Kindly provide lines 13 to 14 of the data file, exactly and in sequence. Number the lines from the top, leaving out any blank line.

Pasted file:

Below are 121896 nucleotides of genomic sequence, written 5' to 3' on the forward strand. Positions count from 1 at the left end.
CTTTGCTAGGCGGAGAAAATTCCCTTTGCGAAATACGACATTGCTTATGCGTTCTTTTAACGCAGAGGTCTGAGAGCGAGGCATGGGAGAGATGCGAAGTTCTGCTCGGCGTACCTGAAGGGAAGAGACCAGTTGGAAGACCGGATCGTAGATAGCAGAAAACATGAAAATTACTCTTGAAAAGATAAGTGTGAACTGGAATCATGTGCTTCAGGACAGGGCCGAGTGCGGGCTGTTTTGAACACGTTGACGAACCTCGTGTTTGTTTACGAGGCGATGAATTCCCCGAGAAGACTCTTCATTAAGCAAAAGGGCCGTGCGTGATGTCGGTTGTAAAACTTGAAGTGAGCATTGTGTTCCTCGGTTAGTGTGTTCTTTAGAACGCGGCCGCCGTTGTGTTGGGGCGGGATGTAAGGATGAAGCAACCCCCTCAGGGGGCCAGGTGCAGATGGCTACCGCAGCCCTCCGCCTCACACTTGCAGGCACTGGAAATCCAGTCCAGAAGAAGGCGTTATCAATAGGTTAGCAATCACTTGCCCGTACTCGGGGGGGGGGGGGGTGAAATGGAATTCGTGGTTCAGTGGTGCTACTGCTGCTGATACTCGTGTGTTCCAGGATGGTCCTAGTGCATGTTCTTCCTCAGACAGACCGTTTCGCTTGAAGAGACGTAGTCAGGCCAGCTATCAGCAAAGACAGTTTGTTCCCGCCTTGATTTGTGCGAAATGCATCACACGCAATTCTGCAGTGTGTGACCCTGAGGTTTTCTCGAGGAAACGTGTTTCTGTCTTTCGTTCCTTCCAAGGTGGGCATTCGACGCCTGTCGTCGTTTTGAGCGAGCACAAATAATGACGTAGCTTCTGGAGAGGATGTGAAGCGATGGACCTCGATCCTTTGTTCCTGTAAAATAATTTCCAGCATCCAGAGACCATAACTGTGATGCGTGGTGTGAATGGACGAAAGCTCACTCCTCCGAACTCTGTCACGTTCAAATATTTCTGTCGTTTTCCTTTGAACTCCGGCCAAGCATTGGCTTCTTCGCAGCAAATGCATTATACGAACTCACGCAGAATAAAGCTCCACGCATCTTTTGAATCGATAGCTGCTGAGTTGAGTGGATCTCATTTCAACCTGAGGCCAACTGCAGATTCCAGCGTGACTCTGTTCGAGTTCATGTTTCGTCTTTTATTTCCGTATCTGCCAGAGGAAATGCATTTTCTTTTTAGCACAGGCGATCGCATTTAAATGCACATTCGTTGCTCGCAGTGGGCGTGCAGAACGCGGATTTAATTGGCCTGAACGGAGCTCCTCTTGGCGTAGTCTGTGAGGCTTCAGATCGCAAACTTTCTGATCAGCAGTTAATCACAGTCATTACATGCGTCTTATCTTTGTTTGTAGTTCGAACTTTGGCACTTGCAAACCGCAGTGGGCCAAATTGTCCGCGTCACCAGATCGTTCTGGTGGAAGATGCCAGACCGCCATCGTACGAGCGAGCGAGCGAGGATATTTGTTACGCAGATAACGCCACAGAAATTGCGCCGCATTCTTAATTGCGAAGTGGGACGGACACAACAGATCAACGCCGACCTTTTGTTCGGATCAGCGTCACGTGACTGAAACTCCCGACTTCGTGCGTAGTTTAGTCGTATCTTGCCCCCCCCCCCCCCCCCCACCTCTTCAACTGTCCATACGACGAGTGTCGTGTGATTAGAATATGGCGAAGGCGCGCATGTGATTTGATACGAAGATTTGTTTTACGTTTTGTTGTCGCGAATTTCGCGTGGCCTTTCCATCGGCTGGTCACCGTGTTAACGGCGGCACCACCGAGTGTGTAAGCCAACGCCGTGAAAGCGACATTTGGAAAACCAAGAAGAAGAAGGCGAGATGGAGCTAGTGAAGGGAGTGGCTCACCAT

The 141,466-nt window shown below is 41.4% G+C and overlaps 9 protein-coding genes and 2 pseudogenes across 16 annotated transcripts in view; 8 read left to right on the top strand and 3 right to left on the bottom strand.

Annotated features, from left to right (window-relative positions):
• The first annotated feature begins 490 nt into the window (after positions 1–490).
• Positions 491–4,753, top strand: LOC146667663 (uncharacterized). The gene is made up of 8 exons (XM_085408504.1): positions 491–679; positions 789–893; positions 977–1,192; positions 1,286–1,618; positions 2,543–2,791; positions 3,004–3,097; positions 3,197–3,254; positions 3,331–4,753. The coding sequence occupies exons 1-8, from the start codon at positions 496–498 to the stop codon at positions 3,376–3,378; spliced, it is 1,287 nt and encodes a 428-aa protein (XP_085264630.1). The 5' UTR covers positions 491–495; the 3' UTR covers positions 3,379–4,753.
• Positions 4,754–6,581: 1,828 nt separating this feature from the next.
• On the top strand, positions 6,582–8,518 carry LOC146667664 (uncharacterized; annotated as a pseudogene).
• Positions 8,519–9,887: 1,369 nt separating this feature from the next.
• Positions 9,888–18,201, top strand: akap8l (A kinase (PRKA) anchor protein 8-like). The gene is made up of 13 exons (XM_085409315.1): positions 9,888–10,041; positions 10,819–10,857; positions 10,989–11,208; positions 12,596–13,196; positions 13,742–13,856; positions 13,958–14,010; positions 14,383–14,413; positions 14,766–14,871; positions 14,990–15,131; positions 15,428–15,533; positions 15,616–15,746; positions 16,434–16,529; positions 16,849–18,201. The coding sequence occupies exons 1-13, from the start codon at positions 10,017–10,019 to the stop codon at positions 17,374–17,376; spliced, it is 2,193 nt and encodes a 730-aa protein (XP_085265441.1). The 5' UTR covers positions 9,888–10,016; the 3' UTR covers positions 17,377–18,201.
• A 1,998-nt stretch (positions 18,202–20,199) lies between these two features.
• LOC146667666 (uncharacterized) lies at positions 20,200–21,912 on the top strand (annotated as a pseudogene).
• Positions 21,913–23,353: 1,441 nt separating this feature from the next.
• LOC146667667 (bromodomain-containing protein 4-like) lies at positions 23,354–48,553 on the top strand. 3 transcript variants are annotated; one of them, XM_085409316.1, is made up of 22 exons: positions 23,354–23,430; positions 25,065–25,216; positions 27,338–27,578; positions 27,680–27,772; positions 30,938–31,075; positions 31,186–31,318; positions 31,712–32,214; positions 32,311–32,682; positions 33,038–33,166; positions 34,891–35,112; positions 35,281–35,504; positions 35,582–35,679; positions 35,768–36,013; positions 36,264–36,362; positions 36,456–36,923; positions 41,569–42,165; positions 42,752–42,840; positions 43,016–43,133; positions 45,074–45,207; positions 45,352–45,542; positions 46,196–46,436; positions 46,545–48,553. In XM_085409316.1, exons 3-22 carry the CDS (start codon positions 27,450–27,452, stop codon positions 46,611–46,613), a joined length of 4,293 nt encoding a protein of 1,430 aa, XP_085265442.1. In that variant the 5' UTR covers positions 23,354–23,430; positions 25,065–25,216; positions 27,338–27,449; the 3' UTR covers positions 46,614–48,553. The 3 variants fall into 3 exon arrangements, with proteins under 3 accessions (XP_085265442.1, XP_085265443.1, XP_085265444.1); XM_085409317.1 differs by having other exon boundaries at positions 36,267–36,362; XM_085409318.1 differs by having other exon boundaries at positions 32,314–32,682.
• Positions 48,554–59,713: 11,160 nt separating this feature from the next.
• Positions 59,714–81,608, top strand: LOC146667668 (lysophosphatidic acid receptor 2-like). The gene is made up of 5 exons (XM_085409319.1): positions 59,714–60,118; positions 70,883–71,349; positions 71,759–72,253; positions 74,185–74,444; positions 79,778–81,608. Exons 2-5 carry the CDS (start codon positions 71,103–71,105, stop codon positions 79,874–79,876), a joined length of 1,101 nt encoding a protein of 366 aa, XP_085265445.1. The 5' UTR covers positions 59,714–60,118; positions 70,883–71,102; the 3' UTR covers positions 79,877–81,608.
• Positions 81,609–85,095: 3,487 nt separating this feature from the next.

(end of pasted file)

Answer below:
• Positions 21,913–23,353: 1,441 nt separating this feature from the next.
• LOC146667667 (bromodomain-containing protein 4-like) lies at positions 23,354–48,553 on the top strand. 3 transcript variants are annotated; one of them, XM_085409316.1, is made up of 22 exons: positions 23,354–23,430; positions 25,065–25,216; positions 27,338–27,578; positions 27,680–27,772; positions 30,938–31,075; positions 31,186–31,318; positions 31,712–32,214; positions 32,311–32,682; positions 33,038–33,166; positions 34,891–35,112; positions 35,281–35,504; positions 35,582–35,679; positions 35,768–36,013; positions 36,264–36,362; positions 36,456–36,923; positions 41,569–42,165; positions 42,752–42,840; positions 43,016–43,133; positions 45,074–45,207; positions 45,352–45,542; positions 46,196–46,436; positions 46,545–48,553. In XM_085409316.1, exons 3-22 carry the CDS (start codon positions 27,450–27,452, stop codon positions 46,611–46,613), a joined length of 4,293 nt encoding a protein of 1,430 aa, XP_085265442.1. In that variant the 5' UTR covers positions 23,354–23,430; positions 25,065–25,216; positions 27,338–27,449; the 3' UTR covers positions 46,614–48,553. The 3 variants fall into 3 exon arrangements, with proteins under 3 accessions (XP_085265442.1, XP_085265443.1, XP_085265444.1); XM_085409317.1 differs by having other exon boundaries at positions 36,267–36,362; XM_085409318.1 differs by having other exon boundaries at positions 32,314–32,682.